TheMooreDaily.com EVENTS PUBLISHED AT THE DISCRETION OF THE EDITOR
MAY 2013 | MOORE MONTHLY | 29
MOORE MONTHLY | MAY 2013 • LIBRARY EVENTS
Moore Public Library Children’s Programming Wednesday, May 1, at 10 a.m., 10:30 a.m., and 2 p.m. Baby Story Time Saturday, May 4, 11 a.m. Saturday Story Time Tuesday, May 7, 10 a.m. Story Time Tuesday, May 7, 6:30 p.m. Barks, Books and Buddies Wednesday, May 8, at 10 a.m., 10:30 a.m. and 2 p.m. Baby Story Time Thursday, May 9, 10 a.m. Make and Take Tuesday, May 14, 10 a.m. Story Time Wednesday, May 15, at 10 a.m., 10:30 a.m., and 2 p.m. Baby Story Time Saturday, May 18, 11 a.m. Saturday Story Time Tuesday, May 21, 10 a.m. Story Time Tuesday, May 21, 6:30 p.m. Barks, Books and Buddies Wednesday, May 22, at 10 a.m., 10:30 a.m. and 2 p.m. Baby Story Time Thursday, May 23, 10 a.m. Make and Take Tuesday, May 28, 10 a.m. Story Time Wednesday, May 29, at 10 a.m., 10:30 a.m., and 2 p.m. Baby Story Time Thursday, May 30, 10 a.m. Summer Reading Program Kickoff Teens and Adults Thursday, May 2, 6 p.m. Friday, May 3, 9:30 a.m. Tuesday, May 7, 9:30 a.m. Tuesday, May 7, 6:30 p.m. Tuesday, May 7, 7 p.m. Thursday, May 9, 6 p.m. Friday, May 10th, 9:30 a.m. Tuesday, May 14, 9:30 a.m. Thursday, May 16, 6 p.m. Friday, May 17, 9:30 a.m. Saturday, May 18, 11 a.m. Monday, May 20, 5:30 p.m. Tuesday, May 21, 9:30 a.m. Thursday, May 23, 6 p.m. Thursday, May 23, 6:30 p.m. Tuesday, May 28, 7 p.m. Thursday, May 30, 10 a.m. Thursday, May 30, 6 p.m. Thursday, May 30, 6:30 p.m.
Zumba Computer Basics Internet Basics Part 1 YourTutor for all grades Preventing Identity Theft Zumba Internet Basics Part 2 E-Mail Basics Zumba Advanced E-Mail GameOn On the Same Page Book Discussion Group eBay Basics: Selling Zumba Basic Microsoft Excel 2010 Self Defense Strikes and Escapes Summer Reading Program Kickoff, Parade from City Hall to the library Zumba Moore Reads Book Discussion Group
30 | MOORE MONTHLY | MAY 2013
SouthWest OKC Public Library Children’s Dept. Wednesday, May 1, 4:15 p.m. ASK (Afterschool Kids) Thursday, May 2, at 10 and 10:30 a.m. Baby Story Time Monday, May 6, 10 a.m. Children’s Story Time Monday, May 13, 10 a.m. Children’s Story Time Thursday, May 9, at 10 and 10:30 a.m. Baby Story Time Monday, May 20, 10 a.m. Children’s Story Time Thursday, May 16, at 10 and 10:30 a.m. Baby Story Time Thursday, May 16, 2 p.m. Make and Take Thursday, May 23, at 10 and 10:30 a.m. Baby Story Time Friday, May 24, 10 a.m. Summer Reading Program Kickoff Thursday, May 30, at 10 and 10:30 a.m. Baby Story Time Tuesday, May 30, 6 p.m. ROCKing out at the Library TEEN/ADULT Monday, May 13, 6 p.m. Pilates class Monday, May 20, 6 p.m. Pilates class Thursday, May 9, 6:30 p.m. Penn Ave. Literary Society Wednesday, May 15, 6:30 p.m. Dan Brown live stream Saturday, May 18, 11 a.m. Exploring Video Conferencing Online Tuesday, May 21, 11 a.m. Email for Beginners Wednesday, May 22, 11 a.m. Business Connections Book Discussion Group Friday, May 24, 2 p.m. Summer Reading Program Kickoff Saturday, May 25, 1 p.m. Towel Day, movie showing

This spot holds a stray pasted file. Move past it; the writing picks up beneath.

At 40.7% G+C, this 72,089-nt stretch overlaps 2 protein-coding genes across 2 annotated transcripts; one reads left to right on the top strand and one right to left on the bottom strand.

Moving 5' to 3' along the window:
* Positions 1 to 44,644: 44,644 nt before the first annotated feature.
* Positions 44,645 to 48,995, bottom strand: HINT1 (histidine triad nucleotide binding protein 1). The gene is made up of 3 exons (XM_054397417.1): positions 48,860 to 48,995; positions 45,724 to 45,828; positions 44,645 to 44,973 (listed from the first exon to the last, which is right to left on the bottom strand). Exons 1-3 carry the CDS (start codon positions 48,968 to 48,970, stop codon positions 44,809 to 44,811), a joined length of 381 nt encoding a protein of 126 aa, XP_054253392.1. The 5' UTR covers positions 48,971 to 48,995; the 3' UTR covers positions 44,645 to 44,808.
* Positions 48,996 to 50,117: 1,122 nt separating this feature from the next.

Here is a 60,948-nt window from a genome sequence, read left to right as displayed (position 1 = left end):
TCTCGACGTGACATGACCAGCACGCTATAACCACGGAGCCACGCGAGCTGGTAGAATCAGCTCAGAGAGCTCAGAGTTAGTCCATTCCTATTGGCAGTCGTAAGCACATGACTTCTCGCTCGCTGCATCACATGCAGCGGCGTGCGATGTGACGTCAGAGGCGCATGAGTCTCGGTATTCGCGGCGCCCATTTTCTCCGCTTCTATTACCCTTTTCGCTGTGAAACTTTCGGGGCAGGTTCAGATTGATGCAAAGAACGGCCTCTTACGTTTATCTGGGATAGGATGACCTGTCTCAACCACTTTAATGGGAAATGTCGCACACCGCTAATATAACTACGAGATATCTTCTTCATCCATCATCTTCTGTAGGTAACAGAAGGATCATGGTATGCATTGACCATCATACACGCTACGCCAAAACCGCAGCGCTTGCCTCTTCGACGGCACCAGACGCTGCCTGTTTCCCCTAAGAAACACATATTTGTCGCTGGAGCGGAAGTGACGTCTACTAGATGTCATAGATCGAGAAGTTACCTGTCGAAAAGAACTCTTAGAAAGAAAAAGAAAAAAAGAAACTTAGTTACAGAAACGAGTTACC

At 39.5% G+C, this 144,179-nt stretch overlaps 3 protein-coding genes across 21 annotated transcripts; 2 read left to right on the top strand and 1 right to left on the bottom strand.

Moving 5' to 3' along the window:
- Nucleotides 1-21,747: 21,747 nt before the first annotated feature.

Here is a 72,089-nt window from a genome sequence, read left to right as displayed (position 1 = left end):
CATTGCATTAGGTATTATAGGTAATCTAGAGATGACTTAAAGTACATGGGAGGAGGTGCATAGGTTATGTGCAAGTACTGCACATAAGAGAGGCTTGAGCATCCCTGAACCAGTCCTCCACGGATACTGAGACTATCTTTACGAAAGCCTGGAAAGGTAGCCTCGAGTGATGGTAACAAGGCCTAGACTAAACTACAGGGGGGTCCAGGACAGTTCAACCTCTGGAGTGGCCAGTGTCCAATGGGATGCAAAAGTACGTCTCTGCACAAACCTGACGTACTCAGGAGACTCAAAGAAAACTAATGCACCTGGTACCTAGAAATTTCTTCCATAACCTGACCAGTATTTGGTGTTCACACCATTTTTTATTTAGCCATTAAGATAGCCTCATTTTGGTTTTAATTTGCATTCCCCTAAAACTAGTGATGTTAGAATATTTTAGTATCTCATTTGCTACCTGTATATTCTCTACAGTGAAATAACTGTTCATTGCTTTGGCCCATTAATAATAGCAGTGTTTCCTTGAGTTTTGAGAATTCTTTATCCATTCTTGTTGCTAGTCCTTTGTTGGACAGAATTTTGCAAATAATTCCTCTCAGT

TheMooreDaily.com EVENTS PUBLISHED AT THE DISCRETION OF THE EDITOR
CITY OF MOORE & BRAND CENTER
Zumba Fitness at Moore Community Center. $15 a month per person. Tuesdays at 6:15 p.m., Saturdays at 10:30 a.m. Instructor: Ritchel Schultz. For more information, call 405-793-5090. R.I.P.P.E.D.—The One Stop Body Shock R.I.P.P.E.D.—The One Stop Body Shock™ is a “Plateau Proof Fitness Formula” that helps you to create continuity, consistency and challenge in each and every R.I.P.P.E.D. class. It is Plateau Proof, because each component of the workout provides a uniquely different emphasis or system response, so your body never gets accustomed to the constantly changing format. Thus, regular R.I.P.P.E.D. participants achieve undeniable, ultimate results in minimal time, boasting 750-1000 calories burned in just 50 minutes. This total body, high-intensity style program, utilizing free weights, resistance and body weight, masterfully combines the components of R.I.P.P.E.D.—Resistance, Intervals, Power, Plyometrics and Endurance— as the workout portion along with diet suggestions to help you attain and maintain your physique in ways that are fun, safe, doable and extremely effective. The deliberate combination of the R.I.P.P.E.D. elements and how they are precisely organized in the R.I.P.P.E.D. class format provide the basis for the One Stop Body Shock System, by stimulating both, different energy systems and muscles in each workout segment, changing the focus and activities every 6 to 9 minutes. Along with driving, motivating music, participants jam through R.I.P.P.E.D. with smiles, determination and strength. No boredom here, for all levels, R.I.P.P.E.D. is effective, it’s tough yet doable; R.I.P.P.E.D. will absolutely challenge your levels of fitness and endurance! Class on Thursday 6–7 p.m. & Saturday 11:30 a.m.–12:30 p.m. at Moore Community Center; $15 per month. For more information call 793-5090. Step Aerobics A one-hour fitness class that will include 30 minutes of aerobic conditioning and Reebok step, etc., and 25 minutes of strength training and toning, and a 5-minute cool down. The class will also include an introduction to a free online website that will provide tracking and tips on weight loss and improving fitness levels. Monday & Wednesday, 5:30 p.m.- - 6:30 p.m., Saturday 10:15 a.m.-11:15 a.m., $20 a month.